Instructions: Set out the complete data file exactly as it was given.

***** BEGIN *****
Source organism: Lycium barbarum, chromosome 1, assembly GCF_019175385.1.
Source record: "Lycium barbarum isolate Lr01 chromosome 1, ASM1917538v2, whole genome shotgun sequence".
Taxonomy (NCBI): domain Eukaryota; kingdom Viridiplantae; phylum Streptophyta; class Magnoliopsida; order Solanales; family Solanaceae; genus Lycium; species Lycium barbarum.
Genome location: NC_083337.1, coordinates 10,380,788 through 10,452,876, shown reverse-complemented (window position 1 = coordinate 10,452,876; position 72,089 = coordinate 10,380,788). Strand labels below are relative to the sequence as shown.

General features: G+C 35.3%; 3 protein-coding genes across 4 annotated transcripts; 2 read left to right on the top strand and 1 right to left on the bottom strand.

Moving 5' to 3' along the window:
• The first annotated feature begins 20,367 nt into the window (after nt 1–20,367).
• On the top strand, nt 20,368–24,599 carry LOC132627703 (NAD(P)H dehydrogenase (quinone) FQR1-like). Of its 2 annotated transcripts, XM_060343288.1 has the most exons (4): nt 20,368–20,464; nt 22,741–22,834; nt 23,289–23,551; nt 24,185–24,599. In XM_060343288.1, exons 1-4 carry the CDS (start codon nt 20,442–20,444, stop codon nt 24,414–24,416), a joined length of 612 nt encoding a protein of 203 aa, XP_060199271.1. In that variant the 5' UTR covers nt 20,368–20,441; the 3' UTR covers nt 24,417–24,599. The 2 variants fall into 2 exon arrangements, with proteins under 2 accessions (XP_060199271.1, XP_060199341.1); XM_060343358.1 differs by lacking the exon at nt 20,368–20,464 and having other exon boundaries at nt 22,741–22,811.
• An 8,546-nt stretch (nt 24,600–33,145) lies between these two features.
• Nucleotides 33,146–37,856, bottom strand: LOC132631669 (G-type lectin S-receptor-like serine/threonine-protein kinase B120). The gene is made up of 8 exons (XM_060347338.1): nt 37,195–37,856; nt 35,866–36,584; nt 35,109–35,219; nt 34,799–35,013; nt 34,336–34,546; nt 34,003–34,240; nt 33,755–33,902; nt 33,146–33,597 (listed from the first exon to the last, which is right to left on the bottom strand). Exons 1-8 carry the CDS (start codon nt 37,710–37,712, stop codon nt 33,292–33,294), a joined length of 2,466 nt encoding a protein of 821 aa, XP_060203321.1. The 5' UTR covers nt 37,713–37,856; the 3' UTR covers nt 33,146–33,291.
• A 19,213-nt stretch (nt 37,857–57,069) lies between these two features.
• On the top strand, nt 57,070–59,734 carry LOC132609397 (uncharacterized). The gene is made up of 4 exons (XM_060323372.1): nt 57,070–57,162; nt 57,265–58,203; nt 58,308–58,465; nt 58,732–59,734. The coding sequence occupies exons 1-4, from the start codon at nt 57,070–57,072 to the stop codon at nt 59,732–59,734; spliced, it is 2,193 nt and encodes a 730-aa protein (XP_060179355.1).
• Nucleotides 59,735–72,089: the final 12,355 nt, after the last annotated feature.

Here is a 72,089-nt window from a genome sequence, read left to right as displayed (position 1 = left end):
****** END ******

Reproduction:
Source organism: Lycium barbarum, chromosome 1, assembly GCF_019175385.1.
Source record: "Lycium barbarum isolate Lr01 chromosome 1, ASM1917538v2, whole genome shotgun sequence".
Taxonomy (NCBI): domain Eukaryota; kingdom Viridiplantae; phylum Streptophyta; class Magnoliopsida; order Solanales; family Solanaceae; genus Lycium; species Lycium barbarum.
Genome location: NC_083337.1, coordinates 10,380,788 through 10,452,876, shown reverse-complemented (window position 1 = coordinate 10,452,876; position 72,089 = coordinate 10,380,788). Strand labels below are relative to the sequence as shown.

General features: G+C 35.3%; 3 protein-coding genes across 4 annotated transcripts; 2 read left to right on the top strand and 1 right to left on the bottom strand.

Moving 5' to 3' along the window:
• The first annotated feature begins 20,367 nt into the window (after nt 1–20,367).
• On the top strand, nt 20,368–24,599 carry LOC132627703 (NAD(P)H dehydrogenase (quinone) FQR1-like). Of its 2 annotated transcripts, XM_060343288.1 has the most exons (4): nt 20,368–20,464; nt 22,741–22,834; nt 23,289–23,551; nt 24,185–24,599. In XM_060343288.1, exons 1-4 carry the CDS (start codon nt 20,442–20,444, stop codon nt 24,414–24,416), a joined length of 612 nt encoding a protein of 203 aa, XP_060199271.1. In that variant the 5' UTR covers nt 20,368–20,441; the 3' UTR covers nt 24,417–24,599. The 2 variants fall into 2 exon arrangements, with proteins under 2 accessions (XP_060199271.1, XP_060199341.1); XM_060343358.1 differs by lacking the exon at nt 20,368–20,464 and having other exon boundaries at nt 22,741–22,811.
• An 8,546-nt stretch (nt 24,600–33,145) lies between these two features.
• Nucleotides 33,146–37,856, bottom strand: LOC132631669 (G-type lectin S-receptor-like serine/threonine-protein kinase B120). The gene is made up of 8 exons (XM_060347338.1): nt 37,195–37,856; nt 35,866–36,584; nt 35,109–35,219; nt 34,799–35,013; nt 34,336–34,546; nt 34,003–34,240; nt 33,755–33,902; nt 33,146–33,597 (listed from the first exon to the last, which is right to left on the bottom strand). Exons 1-8 carry the CDS (start codon nt 37,710–37,712, stop codon nt 33,292–33,294), a joined length of 2,466 nt encoding a protein of 821 aa, XP_060203321.1. The 5' UTR covers nt 37,713–37,856; the 3' UTR covers nt 33,146–33,291.
• A 19,213-nt stretch (nt 37,857–57,069) lies between these two features.
• On the top strand, nt 57,070–59,734 carry LOC132609397 (uncharacterized). The gene is made up of 4 exons (XM_060323372.1): nt 57,070–57,162; nt 57,265–58,203; nt 58,308–58,465; nt 58,732–59,734. The coding sequence occupies exons 1-4, from the start codon at nt 57,070–57,072 to the stop codon at nt 59,732–59,734; spliced, it is 2,193 nt and encodes a 730-aa protein (XP_060179355.1).
• Nucleotides 59,735–72,089: the final 12,355 nt, after the last annotated feature.

Here is a 72,089-nt window from a genome sequence, read left to right as displayed (position 1 = left end):